The Doorway of Memory
Sadhguru explains, memory is just a doorway – if doors are opening for you, it can be a wonderful thing, but if they are closing in your face, you see it as horrible.
 
 

Is memory a blessing or a bondage? Sadhguru explains, memory is just a doorway – if doors are opening for you, it can be a wonderful thing, but if they are closing in your face, you see it as horrible.


Full Transcript:

Sadhguru: Human memory is a fabulous thing; it's because of this ability to remember we have science, we have technology, we have a civilization, we have information technology; it's all about memory, isn't it? But at the same time it's human memory which is the source of all bondage. What you call as karma is just memory on different levels of life. Memory is like a doorway; a doorway can open but also it can close. If doors open for you, you experience doors as beautiful things. If doors close in your face you always remember doors as horrible things. Isn't it so? In your life if doors are opening for you wherever you go, you see door as a very wonderful thing but if it's always slamming in your face door is a horrible thing. Memory is just like this. Memory is what has given us the ability to be informed; it is because we are capable of making ourselves informed about various things many beautiful things have happened in our lives, many. The very basis of civilization is memory. Today what goes as learning is simply memory, isn't it? Memory transmitted from generation to generation; that is how if your father knew how to do one stitch you learnt how to make the second stitch and your children learnt the third stitch; this is how things have happened. But if you did not remember the first stitch, reinventing the wheel all the time, nothing would have happened, isn't it? Just intelligence would not have led to civilization; memory is important. At the same time memory also makes your life repetitive not receptive, simply repetitive. When you carry a certain volume of memory within you life becomes repetitive, automatic. All sense of being human, all the possibilities of being spontaneous, all the possibility of exploring new terrain in one’s life gets obliterated because of memory. As I said, it's like a doorway. It all depends whether it's opening for you or closing for you. When people try to learn by shear memory many things happen and lot of so-called culture and civilization is a product of that - shear memory, not much intelligence in it. Together they are a deadly combination. Just memory is simply a repetitiveness.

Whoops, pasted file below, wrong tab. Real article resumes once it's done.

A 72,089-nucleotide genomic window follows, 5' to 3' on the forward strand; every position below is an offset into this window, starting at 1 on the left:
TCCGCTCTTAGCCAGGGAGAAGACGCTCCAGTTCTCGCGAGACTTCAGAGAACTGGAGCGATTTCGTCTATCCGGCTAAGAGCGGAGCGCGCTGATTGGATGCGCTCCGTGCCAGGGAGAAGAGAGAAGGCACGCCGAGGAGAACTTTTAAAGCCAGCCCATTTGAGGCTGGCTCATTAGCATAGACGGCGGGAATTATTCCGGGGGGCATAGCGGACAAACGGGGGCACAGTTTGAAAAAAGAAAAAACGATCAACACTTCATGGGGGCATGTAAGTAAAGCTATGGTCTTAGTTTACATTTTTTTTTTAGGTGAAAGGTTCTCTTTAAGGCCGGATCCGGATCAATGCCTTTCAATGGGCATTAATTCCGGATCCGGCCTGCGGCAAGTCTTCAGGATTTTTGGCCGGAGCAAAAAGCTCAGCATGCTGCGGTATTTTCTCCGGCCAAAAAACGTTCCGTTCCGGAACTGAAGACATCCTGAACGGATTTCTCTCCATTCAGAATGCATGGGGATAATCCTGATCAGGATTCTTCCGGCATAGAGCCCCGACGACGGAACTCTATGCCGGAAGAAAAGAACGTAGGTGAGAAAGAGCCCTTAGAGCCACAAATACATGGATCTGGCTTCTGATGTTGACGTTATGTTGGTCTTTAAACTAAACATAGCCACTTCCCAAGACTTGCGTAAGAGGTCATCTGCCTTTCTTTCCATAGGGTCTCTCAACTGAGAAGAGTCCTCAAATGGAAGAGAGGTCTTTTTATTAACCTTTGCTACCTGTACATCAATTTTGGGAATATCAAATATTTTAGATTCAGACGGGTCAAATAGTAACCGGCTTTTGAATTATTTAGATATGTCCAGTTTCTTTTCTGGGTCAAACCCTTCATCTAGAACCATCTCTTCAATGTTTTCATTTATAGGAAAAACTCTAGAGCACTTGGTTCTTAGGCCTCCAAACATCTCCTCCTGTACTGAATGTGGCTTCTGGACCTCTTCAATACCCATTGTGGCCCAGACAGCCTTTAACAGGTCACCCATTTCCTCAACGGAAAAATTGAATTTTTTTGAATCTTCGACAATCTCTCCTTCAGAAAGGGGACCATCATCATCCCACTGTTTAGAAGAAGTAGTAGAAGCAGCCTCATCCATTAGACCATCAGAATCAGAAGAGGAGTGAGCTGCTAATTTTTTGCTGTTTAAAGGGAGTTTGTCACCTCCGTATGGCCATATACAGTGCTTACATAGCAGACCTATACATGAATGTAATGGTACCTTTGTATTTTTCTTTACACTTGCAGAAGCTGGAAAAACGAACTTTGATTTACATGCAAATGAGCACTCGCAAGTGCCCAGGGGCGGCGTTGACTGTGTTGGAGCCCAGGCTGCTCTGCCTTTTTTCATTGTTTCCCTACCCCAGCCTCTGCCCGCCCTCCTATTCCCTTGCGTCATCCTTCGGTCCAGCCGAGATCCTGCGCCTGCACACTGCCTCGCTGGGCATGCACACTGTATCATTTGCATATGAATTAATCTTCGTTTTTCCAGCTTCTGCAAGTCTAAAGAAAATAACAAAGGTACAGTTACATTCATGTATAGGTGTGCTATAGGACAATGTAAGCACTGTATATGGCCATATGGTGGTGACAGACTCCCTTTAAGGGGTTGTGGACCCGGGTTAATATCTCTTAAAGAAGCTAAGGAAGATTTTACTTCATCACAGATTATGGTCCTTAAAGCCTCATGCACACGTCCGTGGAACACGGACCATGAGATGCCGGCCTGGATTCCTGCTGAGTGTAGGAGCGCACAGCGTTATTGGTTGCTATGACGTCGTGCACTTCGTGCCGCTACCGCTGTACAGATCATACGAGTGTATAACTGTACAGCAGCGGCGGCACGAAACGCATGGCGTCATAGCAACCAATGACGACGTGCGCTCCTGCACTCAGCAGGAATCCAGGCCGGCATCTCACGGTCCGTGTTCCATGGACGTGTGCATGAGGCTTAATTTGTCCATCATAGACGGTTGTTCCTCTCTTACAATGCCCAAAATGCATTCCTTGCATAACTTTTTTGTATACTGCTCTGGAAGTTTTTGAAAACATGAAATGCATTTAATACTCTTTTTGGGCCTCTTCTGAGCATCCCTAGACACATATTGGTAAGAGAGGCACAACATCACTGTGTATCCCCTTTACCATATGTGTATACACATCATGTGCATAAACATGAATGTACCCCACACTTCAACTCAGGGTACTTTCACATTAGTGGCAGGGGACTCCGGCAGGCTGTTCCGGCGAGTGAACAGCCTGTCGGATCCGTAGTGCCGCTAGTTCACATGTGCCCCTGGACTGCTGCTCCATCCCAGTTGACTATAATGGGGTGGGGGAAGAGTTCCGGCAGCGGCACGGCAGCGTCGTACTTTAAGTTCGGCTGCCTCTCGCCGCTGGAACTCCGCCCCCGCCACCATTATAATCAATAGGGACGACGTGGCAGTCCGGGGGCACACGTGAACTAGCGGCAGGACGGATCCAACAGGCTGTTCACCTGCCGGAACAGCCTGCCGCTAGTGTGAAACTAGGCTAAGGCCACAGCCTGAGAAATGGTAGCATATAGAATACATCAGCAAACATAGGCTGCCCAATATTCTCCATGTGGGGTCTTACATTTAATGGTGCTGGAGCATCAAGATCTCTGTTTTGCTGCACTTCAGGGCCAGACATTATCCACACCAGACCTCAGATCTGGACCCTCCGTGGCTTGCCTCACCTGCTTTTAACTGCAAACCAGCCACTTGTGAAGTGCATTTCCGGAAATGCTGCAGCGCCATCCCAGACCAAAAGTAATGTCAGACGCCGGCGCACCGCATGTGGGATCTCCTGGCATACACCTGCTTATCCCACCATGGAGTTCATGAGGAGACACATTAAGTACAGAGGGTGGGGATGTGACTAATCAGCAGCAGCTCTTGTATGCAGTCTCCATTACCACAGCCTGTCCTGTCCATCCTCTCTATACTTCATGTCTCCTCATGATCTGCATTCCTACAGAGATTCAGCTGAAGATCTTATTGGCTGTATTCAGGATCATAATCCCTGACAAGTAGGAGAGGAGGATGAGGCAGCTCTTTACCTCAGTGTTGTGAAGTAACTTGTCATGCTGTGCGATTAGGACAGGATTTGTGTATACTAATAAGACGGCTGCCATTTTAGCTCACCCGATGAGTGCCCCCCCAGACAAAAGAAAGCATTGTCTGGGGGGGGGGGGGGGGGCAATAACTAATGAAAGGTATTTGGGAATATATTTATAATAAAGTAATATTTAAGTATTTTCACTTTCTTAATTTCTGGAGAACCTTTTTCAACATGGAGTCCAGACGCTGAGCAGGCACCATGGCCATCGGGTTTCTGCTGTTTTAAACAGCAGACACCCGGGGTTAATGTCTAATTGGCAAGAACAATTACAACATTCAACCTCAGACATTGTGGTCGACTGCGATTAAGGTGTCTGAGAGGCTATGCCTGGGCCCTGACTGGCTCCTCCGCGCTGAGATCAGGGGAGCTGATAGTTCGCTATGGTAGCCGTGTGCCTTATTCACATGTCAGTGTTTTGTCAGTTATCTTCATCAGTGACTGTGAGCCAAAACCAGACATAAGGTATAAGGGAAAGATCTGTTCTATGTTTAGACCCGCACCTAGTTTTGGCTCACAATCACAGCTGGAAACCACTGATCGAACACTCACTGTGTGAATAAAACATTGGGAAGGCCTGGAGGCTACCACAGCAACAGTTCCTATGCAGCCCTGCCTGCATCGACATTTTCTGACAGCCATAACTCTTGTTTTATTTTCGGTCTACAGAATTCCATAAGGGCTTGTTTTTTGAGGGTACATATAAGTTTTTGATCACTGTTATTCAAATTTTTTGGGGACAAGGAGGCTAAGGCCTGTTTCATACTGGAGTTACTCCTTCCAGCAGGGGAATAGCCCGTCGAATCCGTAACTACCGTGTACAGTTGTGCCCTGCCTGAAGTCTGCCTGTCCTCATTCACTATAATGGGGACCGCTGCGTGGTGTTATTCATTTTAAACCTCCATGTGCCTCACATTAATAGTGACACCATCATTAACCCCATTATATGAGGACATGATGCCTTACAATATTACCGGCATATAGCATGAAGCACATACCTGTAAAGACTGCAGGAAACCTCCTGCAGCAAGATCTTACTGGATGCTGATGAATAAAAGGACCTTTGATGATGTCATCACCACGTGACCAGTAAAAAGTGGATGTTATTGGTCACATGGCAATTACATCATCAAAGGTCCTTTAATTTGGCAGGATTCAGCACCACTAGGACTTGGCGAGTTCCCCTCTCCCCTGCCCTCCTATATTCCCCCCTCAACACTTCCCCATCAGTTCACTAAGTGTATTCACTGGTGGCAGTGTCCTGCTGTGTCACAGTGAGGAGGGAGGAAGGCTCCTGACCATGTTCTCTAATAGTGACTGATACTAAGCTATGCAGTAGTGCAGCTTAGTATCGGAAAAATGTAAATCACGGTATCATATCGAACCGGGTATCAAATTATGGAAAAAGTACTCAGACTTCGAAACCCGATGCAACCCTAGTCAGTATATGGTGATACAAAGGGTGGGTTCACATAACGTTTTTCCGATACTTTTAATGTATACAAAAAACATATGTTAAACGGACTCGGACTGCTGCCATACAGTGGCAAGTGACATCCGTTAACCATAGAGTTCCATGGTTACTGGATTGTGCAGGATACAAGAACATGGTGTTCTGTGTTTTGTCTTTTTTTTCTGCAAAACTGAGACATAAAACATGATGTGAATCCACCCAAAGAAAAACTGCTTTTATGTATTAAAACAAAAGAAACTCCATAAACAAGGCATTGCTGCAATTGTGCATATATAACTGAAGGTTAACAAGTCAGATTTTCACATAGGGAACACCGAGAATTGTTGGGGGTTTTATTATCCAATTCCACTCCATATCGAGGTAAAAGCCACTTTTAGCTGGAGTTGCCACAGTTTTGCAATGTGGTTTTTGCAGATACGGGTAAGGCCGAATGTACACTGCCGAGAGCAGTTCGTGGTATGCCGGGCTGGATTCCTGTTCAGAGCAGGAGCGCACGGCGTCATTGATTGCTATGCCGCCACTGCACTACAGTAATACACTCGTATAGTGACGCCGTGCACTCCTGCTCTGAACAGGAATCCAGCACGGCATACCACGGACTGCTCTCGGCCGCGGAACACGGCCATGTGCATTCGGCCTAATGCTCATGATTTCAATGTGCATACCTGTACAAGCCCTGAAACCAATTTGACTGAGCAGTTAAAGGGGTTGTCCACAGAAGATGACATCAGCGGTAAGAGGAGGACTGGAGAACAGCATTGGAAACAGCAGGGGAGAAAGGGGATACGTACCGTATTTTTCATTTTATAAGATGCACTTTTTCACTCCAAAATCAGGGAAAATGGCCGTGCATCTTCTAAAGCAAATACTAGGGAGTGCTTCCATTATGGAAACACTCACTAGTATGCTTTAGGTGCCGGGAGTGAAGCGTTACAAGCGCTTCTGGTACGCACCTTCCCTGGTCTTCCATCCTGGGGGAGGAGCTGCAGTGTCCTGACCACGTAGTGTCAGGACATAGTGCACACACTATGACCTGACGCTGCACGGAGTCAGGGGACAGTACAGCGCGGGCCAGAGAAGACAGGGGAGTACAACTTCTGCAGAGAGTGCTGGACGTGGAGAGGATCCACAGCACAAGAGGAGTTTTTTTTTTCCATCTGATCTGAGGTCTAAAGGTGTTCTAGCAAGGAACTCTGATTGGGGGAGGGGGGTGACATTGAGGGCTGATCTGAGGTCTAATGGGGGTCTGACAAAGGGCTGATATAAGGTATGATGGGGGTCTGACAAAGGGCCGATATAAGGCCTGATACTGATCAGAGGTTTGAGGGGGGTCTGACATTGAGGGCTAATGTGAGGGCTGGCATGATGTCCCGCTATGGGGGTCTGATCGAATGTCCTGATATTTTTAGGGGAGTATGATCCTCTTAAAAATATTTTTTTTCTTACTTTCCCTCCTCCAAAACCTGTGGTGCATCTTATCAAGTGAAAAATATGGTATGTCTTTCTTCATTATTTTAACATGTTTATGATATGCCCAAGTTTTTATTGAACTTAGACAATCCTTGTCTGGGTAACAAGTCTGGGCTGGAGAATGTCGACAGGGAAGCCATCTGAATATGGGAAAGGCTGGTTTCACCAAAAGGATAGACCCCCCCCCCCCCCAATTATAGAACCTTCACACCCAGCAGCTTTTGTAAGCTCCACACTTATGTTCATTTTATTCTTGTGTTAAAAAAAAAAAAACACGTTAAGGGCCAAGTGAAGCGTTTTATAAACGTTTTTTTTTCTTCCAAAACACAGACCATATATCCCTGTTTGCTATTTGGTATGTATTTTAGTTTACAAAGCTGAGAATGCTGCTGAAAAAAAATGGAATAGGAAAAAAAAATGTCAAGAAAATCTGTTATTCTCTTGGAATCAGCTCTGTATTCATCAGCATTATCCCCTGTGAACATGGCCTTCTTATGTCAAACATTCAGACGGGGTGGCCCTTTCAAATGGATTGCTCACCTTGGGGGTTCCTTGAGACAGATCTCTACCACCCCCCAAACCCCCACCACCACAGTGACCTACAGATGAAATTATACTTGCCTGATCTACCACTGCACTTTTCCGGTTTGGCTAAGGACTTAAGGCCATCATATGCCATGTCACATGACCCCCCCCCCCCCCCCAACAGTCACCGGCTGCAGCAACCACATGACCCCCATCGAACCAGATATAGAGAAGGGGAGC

One of the Isha meditators from United States wanted to come to India. Last four years he’s been planning and planning but he has a cat that he loves and to leave the cat for more than two weeks and come to India has been very difficult. You know the cat? He divorced his wife about six years ago. So he has no such problems but the cat. Slowly he became little more dispassionate and he decided to come. So he handed his cat over to his brother and then he travelled to India. Landed at the Chennai airport. The moment he cleared the customs, first thing he did was he borrowed a volunteer’s phone who had come to receive the US meditators who are landing that day and he said, ‘I need to make a call to United States.’ Say, ‘Okay.’

So he called his brother and he… first thing he asked, ‘How is the cat?’ The brother said, ‘Cat is dead.’ He said, ‘What! Cat dead?’ He screamed and yelled and cried and then he said, ‘Okay it's dead; we can always get another cat but don’t you have any sensitivity? Couldn’t you say in a gentler way? Simply barking cat is dead. Is there no sensitivity at all in you?’ Then the brother asked, ‘Okay, what was I supposed to say? It's dead.’ (All laugh) ‘I can understand it's dead, but couldn’t you say something; couldn’t you say the cat went up to the roof top, (Participants Laugh) there it rained heavily and he got soaked and you called the fire brigade and you went up and you got it down and you put him… you took all the care; put him in the cat hospital …but he got pneumonia and he passed on but peacefully; something. There is no sign of civilization in you. What is this cat is dead?’ Then he said, ‘Okay next time I’ll try.’ Then he said, ‘Alright, how are you?’ He said, ‘I am doing well.’ ‘How is mother?’ ‘Well, she went up to the roof…’

Lot of civilization has become like this… because information that travels from generation to generation gets stored in different ways and so much distortion and now you can't look at anything straight the way it is. Minds get so deeply conditioned that you can't look at anything straight anymore. So what you call as culture is just memory; what you call as civilization is just memory; memory is not useless, memory is useful but if you do not know how to keep it aside that becomes your biggest bondage because life becomes repetitive. When you are repetitive you cannot be receptive.

 
 
 
 
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